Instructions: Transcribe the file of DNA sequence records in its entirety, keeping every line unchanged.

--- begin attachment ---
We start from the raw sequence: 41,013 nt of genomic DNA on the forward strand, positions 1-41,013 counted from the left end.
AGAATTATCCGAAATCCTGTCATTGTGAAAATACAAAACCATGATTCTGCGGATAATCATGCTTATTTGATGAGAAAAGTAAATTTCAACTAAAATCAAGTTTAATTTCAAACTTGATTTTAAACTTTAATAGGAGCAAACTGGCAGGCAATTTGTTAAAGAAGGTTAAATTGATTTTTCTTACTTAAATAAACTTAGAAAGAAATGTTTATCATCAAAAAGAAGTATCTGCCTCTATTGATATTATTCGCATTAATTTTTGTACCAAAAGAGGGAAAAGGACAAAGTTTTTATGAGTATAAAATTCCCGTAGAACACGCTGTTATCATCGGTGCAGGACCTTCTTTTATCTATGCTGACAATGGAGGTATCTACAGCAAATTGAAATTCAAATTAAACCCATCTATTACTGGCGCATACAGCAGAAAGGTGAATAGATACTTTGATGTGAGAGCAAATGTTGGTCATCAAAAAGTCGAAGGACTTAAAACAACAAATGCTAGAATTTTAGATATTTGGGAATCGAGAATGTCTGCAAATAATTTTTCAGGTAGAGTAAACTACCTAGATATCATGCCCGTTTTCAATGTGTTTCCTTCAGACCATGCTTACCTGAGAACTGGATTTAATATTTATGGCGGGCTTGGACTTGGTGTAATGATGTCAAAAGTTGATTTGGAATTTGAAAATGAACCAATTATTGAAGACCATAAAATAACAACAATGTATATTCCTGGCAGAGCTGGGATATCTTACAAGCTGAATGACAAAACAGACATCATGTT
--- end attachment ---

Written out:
We start from the raw sequence: 41,013 nt of genomic DNA on the forward strand, positions 1-41,013 counted from the left end.
AGAATTATCCGAAATCCTGTCATTGTGAAAATACAAAACCATGATTCTGCGGATAATCATGCTTATTTGATGAGAAAAGTAAATTTCAACTAAAATCAAGTTTAATTTCAAACTTGATTTTAAACTTTAATAGGAGCAAACTGGCAGGCAATTTGTTAAAGAAGGTTAAATTGATTTTTCTTACTTAAATAAACTTAGAAAGAAATGTTTATCATCAAAAAGAAGTATCTGCCTCTATTGATATTATTCGCATTAATTTTTGTACCAAAAGAGGGAAAAGGACAAAGTTTTTATGAGTATAAAATTCCCGTAGAACACGCTGTTATCATCGGTGCAGGACCTTCTTTTATCTATGCTGACAATGGAGGTATCTACAGCAAATTGAAATTCAAATTAAACCCATCTATTACTGGCGCATACAGCAGAAAGGTGAATAGATACTTTGATGTGAGAGCAAATGTTGGTCATCAAAAAGTCGAAGGACTTAAAACAACAAATGCTAGAATTTTAGATATTTGGGAATCGAGAATGTCTGCAAATAATTTTTCAGGTAGAGTAAACTACCTAGATATCATGCCCGTTTTCAATGTGTTTCCTTCAGACCATGCTTACCTGAGAACTGGATTTAATATTTATGGCGGGCTTGGACTTGGTGTAATGATGTCAAAAGTTGATTTGGAATTTGAAAATGAACCAATTATTGAAGACCATAAAATAACAACAATGTATATTCCTGGCAGAGCTGGGATATCTTACAAGCTGAATGACAAAACAGACATCATGTT